Globalisation conversation questions
According to Wikipedia:
|“||"Globalization" (or globalisation) is the process by which the people of the world are unified into a single society and function together. "Globalization" is often used to refer to economic globalization: the integration of national economies into the international economy through trade, foreign direct investment, capital flows, migration, and the spread of technology. This process is usually recognized as being driven by a combination of economic, technological, sociocultural, political and biological factors.
The term can also refer to the transnational dissemination of ideas, languages, or popular culture.
- What do you think of this definition of "globalisation"?
- How do you think others will react to the consequences of it if it gets out of hand?
- What are the pros and cons of globalisation?
- Why do you think so many people oppose it?
- Do you think it would be a good idea if all barriers to trade were removed from the world and people could freely export and import without customs duties or any other problems? What impact would such a change have?
- Do you think it would be a good idea if people could live and work in any country they liked without restriction? What impact would such a change have?
- How would you react if a multinational employing several hundred people in your area announced they were moving to another country where production costs were lower?
- Would your reaction be any different if that private company had previously received large amounts of public money to set up their plant in your area? Why/why not?
- How would you react if a multinational employing several hundred people announced they were moving to your country because production costs were lower?
- How much cheaper do you think goods are to produce in a developing country than in a developed country? Why do you think this is?
- How should developed countries respond to the challenges presented by developing countries which have lower wage costs?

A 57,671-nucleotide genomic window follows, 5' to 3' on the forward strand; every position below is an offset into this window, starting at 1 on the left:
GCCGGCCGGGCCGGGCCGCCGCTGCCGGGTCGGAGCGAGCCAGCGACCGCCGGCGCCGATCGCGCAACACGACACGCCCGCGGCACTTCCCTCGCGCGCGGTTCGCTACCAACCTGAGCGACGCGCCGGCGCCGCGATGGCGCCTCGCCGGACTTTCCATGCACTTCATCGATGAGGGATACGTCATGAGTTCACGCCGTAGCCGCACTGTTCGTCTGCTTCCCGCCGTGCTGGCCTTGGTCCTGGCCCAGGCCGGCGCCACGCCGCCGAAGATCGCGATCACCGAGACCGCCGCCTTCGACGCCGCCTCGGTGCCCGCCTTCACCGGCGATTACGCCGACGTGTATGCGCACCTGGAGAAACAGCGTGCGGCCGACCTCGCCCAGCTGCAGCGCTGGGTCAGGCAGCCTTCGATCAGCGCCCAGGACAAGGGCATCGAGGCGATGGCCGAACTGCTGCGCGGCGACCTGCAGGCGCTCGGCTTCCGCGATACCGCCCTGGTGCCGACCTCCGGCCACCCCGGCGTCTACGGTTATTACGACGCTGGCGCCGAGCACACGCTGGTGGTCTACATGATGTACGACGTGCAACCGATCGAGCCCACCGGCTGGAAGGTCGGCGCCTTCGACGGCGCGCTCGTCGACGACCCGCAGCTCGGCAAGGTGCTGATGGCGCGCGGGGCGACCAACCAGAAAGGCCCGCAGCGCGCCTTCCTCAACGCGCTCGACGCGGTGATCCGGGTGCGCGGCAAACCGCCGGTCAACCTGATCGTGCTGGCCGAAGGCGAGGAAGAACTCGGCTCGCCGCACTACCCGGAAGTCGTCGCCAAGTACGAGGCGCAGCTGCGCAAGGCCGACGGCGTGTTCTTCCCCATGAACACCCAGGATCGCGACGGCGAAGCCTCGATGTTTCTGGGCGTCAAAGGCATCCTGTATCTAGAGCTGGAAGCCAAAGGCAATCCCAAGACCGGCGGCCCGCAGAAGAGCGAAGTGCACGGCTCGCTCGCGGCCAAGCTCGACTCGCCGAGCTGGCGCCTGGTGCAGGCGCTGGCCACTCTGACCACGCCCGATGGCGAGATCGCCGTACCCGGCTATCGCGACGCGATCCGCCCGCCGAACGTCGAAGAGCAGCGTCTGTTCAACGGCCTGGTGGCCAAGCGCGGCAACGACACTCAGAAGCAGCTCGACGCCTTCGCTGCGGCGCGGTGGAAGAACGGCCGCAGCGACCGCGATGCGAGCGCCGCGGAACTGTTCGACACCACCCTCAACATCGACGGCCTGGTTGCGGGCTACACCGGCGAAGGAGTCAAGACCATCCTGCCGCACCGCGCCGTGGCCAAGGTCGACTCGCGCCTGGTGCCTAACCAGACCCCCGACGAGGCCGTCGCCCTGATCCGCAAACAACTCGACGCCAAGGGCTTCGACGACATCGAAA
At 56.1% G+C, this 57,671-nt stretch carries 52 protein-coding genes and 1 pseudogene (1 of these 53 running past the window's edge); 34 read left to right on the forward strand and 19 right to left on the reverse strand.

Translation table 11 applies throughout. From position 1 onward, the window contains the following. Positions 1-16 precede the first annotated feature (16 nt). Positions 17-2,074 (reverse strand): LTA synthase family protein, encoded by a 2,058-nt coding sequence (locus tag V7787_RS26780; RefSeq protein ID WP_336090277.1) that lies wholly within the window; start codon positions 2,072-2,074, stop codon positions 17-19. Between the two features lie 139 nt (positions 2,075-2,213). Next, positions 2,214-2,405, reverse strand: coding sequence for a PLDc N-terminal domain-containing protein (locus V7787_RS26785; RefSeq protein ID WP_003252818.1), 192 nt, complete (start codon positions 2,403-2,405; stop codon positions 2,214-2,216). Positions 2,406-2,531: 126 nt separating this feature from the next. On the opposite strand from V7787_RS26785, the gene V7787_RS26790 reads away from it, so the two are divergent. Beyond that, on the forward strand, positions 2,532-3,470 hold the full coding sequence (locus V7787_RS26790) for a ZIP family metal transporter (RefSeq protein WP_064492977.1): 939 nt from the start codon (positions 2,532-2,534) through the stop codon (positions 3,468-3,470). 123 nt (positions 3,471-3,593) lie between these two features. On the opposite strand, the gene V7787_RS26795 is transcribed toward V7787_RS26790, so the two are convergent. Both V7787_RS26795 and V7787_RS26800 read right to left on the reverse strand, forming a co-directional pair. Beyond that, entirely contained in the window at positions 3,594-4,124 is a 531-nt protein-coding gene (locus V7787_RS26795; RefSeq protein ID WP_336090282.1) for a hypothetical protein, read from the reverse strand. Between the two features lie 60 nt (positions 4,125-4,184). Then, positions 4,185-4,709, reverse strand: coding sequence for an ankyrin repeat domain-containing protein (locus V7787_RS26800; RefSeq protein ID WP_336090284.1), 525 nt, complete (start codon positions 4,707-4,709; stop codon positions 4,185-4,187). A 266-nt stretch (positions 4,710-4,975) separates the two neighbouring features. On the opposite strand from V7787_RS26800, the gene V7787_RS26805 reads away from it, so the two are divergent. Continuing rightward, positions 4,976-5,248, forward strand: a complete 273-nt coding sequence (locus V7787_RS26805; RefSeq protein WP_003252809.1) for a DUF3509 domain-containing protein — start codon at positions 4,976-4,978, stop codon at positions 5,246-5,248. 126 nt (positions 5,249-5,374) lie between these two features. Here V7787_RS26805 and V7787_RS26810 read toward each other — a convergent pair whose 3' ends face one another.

- "Protectionism" refers to the practice of putting up trade barriers such as import duties so as to reduce or prevent the importation of goods from poorer countries and protect higher cost industries in more developed nations. What do you think of the morality of excluding goods from poor or developing countries?
- Do you think goods that you normally buy are cheaper/more expensive if produced where you live rather than imported?
- Do you think imported goods are better quality than locally-produced ones? Why/why not?
- If your region/country were an apple-growing region, for instance, would you be willing to pay more for locally-grown apples than for imported ones?
- One frequently-quoted example of globalisation is McDonalds. Some people say that McDonalds restaurants are a bad thing because they mean that everybody will eat the the same food; others say that they are a good thing because you are always able to eat something you recognise know and like. What is your opinion?
- Consider, cities around the world are becoming increasingly more homogenous (think McDonald’s, KFC, Coke, sushi, pizza, kebab, Tesco, Hollywood films, CNN, MTV, E!TV, ESPN vodka, clubs, shopping malls, etc.) while simultaneously offering inhabitants greater choice and opportunities than they had before globalisation. What opportunities have appeared in your region due to globalisation?
- Emo, ergo sum! (I shop, therefore I am!) A phenomenon that comes with Americanization is the construction and valorization of identity as a consumer. An important dimension of Americanization is the consumer culture that “originated in the United States” and has been exported around the world through the process of globalization. “A major function of consumerism is to produce consumers – to recast individuals as consumers, to reforge them into consumers.” The key here is not that there are similarities in the particular products consumed, but rather, the function of consumption, its role, in different cultures. “Under a consumer culture, consumption becomes the main form of self-expression and the chief source of identity.” Consider, consumer culture erodes a fixed sense of identity (or, it dominates, supplants, marginalizes other identities). This can be both liberating and debilitating. What aspects of such a culture are liberating for you? Which are debilitating, or negative?
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- Wikipedia - globalisation
- Nijman, Jan, “Cultural Globalization and the Identity of Place: The Reconstruction of Amsterdam.” Ecumene. Apr 99. Vol. 6, Issue 2.
- Buaman, Zygmunt. Book Review. ‘Consumerism As a Way of Life,’ Social Forces. Sept. 99, Vol. 78 Issue 1.
- Waters, M. 1995. Globalization. London: Routledge. P. 124.